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Wednesday, July 15, 2015

Everytown Making Things Up on Background Checks

Bloomberg's Everytown for Gun Safety has gone on the attack against Cabela's, the retailer where the racist murderer who shot nine people in a Charleston Church last month bought his gun.  Last Friday, the FBI admitted it was it's error that allowed the sale to be completed.  So, you might ask, why is Everytown going after Cabela's.  Because of what they are now calling and "NRA backed loophole in the law" that allows someone to take possession of their firearm is the retailer has not received a NICS rejection of the transaction within three days.   This from
This has former New York Mayor Michael Bloomberg’s Everytown for Gun Safety and the affiliated Moms Demand Action pushing a large national firearms retailer to close what they are calling, “The Charleston Loophole.”

Both groups are mounting a social media campaign asking the Nebraska-based Cabela’s to halt allowing guns to transfer with a delay status unresolved after the three day period. With some 60 stores and a large direct marketing arm, Cabela’s had more than $3 billion in revenue in 2014.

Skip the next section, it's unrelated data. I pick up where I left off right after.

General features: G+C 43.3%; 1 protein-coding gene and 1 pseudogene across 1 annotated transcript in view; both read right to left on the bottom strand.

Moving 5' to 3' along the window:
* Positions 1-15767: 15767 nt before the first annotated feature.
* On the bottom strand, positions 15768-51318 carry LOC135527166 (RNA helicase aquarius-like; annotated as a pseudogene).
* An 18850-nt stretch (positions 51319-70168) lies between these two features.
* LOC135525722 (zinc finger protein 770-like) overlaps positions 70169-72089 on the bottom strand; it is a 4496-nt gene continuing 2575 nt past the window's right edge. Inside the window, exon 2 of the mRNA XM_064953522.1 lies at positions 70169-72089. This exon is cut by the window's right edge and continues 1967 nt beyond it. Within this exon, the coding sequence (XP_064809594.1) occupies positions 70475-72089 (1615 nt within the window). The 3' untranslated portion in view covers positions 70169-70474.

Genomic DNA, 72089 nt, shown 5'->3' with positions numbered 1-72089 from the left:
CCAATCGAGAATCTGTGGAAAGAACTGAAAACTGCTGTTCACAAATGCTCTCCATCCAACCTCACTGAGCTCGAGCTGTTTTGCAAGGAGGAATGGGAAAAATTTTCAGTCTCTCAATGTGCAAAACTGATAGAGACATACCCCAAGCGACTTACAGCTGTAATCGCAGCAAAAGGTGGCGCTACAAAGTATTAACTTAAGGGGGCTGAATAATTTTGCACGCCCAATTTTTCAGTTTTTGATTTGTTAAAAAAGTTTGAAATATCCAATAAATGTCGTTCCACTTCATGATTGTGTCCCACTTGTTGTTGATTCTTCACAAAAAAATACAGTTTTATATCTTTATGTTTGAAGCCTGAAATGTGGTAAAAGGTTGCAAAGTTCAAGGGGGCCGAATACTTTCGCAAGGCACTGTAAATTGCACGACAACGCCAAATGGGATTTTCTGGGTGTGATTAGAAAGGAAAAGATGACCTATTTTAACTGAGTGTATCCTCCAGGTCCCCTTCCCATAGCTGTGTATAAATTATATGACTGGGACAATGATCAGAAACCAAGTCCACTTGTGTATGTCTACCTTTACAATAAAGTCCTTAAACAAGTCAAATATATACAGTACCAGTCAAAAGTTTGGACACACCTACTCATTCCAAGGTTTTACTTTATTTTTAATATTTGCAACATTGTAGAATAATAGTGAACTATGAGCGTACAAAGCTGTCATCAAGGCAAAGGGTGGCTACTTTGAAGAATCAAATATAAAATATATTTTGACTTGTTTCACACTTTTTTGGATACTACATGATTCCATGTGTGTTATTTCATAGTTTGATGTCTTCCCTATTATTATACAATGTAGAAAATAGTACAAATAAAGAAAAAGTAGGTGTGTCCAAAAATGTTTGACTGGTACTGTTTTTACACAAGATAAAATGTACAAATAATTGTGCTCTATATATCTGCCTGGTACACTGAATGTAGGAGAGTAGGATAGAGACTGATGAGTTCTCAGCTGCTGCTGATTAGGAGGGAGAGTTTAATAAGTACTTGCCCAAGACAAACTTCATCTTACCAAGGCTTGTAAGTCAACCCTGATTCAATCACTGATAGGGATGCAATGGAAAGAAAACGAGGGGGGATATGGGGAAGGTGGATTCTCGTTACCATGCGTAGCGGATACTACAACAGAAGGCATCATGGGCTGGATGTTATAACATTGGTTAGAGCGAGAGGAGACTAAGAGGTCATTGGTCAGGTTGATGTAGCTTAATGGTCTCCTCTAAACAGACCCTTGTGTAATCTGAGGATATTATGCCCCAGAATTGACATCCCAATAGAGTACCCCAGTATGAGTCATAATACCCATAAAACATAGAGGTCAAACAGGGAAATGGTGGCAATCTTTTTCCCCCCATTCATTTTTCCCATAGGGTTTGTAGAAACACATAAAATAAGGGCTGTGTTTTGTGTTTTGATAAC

“Retailers have the right — and responsibility — to delay a gun sale until a background check is completed,” reads a post from Everytown. “But Cabela’s, one of the largest gun retailers in the country, will sell to anyone after three business days, even without a completed background check.”
Here are the facts about background checks:
When a delay response is received, this indicates that information supplied on the Bureau of Alcohol, Tobacco, Firearms and Explosives Form 4473 has been matched with information contained in the National Crime Information Center, the Interstate Identification Index, and/or the NICS Index. Complete information is not always available and a further review of these records is necessary. The NICS exhausts all efforts to retrieve current record information by contacting law enforcement agencies, i.e., local, state, federal, courts, etc. The Brady Handgun Violence Prevention Act of 1993 allows three business days to obtain this information prior to the transfer of the firearm. The Federal Firearms Licensee (FFL) is not prohibited from transferring the firearm after three business days have passed; however, the FFL is not required to transfer the firearm.
But facts never get in the way of Bloomberg's minions when it comes to exploiting a tragedy.  Katie Pavlich wrote about this at and spoke about the article and Everytown's false claims on

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